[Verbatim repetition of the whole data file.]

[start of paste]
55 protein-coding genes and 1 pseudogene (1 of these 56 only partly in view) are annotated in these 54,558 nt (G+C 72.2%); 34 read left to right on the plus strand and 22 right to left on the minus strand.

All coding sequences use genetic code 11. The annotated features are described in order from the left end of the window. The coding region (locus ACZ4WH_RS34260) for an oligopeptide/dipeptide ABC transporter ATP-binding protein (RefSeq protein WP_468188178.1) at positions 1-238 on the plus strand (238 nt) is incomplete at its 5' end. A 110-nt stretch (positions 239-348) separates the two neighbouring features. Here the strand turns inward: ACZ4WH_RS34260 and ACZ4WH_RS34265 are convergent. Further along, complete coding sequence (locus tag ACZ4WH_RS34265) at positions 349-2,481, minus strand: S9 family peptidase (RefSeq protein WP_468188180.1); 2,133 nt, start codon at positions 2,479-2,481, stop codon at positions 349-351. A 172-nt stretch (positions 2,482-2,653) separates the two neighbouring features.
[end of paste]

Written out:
55 protein-coding genes and 1 pseudogene (1 of these 56 only partly in view) are annotated in these 54,558 nt (G+C 72.2%); 34 read left to right on the plus strand and 22 right to left on the minus strand.

All coding sequences use genetic code 11. The annotated features are described in order from the left end of the window. The coding region (locus ACZ4WH_RS34260) for an oligopeptide/dipeptide ABC transporter ATP-binding protein (RefSeq protein WP_468188178.1) at positions 1-238 on the plus strand (238 nt) is incomplete at its 5' end. A 110-nt stretch (positions 239-348) separates the two neighbouring features. Here the strand turns inward: ACZ4WH_RS34260 and ACZ4WH_RS34265 are convergent. Further along, complete coding sequence (locus tag ACZ4WH_RS34265) at positions 349-2,481, minus strand: S9 family peptidase (RefSeq protein WP_468188180.1); 2,133 nt, start codon at positions 2,479-2,481, stop codon at positions 349-351. A 172-nt stretch (positions 2,482-2,653) separates the two neighbouring features.